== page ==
How to ask for a change order?

Here’s more from the CFC LinkedIn Group, where fellow freelancers are constantly asking and answering questions for each other, as if they were in the next office (when really they’re all across the country).

Today we have a question about scope creep and change orders. The scope for Arin Fishkin’s project has changed, and she needs advice on how to handle it. Here’s what she posted:

I’m creating a logo for a non-profit. We are almost to completion and the name of the business has changed, requiring a considerable amount of reconsidering the solution. I think a change order is appropriate, but it’s out of my comfort zone to ask for one, especially from a non-profit with a limited budget. Any advice?

Fellow CFC LinkedIn Group member, Nando Cabán-Méndez, of CreativeJourneyman.com, says:

I would first acknowledge theirs is a tough situation, and that no one is happy this is happening. I would try to let them know explicitly how I think they feel (in both professional and personal terms): frustrated, disappointed, stressed. The more specific the better. It shows you’re not just jumping in a tight situation for them and taking advantage of it (which you’re not).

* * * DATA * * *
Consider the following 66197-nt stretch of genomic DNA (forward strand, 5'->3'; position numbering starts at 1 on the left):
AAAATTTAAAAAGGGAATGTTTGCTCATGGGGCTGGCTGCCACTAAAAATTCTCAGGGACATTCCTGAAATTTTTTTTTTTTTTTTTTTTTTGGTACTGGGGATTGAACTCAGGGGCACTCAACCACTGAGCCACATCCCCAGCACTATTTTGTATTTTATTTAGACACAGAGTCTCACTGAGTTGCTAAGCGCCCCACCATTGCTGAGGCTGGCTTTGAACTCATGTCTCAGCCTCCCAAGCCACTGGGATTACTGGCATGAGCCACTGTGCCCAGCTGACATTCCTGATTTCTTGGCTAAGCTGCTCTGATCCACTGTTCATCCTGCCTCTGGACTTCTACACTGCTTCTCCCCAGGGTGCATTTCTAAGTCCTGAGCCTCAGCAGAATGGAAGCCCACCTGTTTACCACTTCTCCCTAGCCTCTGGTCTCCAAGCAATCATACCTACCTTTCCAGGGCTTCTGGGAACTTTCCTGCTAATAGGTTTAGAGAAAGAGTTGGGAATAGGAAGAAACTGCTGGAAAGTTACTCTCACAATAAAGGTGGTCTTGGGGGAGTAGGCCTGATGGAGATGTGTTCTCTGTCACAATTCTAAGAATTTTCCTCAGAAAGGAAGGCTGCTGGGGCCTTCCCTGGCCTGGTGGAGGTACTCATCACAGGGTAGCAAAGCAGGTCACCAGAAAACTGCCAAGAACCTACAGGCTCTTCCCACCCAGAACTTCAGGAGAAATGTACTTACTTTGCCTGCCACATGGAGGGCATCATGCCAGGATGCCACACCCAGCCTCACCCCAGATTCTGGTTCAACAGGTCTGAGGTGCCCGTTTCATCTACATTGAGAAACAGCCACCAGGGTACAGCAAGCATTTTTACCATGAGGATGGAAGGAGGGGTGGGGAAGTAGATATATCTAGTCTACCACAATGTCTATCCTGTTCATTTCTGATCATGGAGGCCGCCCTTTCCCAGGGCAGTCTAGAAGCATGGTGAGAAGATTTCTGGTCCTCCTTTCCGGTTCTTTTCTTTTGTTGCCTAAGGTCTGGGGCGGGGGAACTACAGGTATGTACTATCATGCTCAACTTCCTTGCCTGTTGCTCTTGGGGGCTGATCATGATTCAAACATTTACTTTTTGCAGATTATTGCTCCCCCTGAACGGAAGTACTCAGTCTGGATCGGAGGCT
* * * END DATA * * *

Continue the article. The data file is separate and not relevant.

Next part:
I would then try to remind them of the process we went through. The early conversations that led to the concepts that turned into the work you did for them. Make it vivid, so they see they (very likely) got more value for their money than expected (or recall).

At this point you want them to acknowledge this is a new process (because you’ll have to do all this again). They will now expect a quote for the same amount as before. If you’re quoting a better price, it should be a pleasant surprise.

I know this is easier said than done, but I think it beats the alternatives.

Do you have suggestions for Arin? Please share them here or on the CFC LinkedIn Group.

2 thoughts on “How to ask for a change order?

  1. Lois

    @ Nando Cabán-Méndez — I think that your solution is masterful. You have a very human and understanding solution to a hard situation. Speaking to them as personally and vividly (as you said) will help them understand that there was a long process involved and that it is what she is getting paid for.

    Your use of words is very eloquent. Maybe she should just show them your reply!

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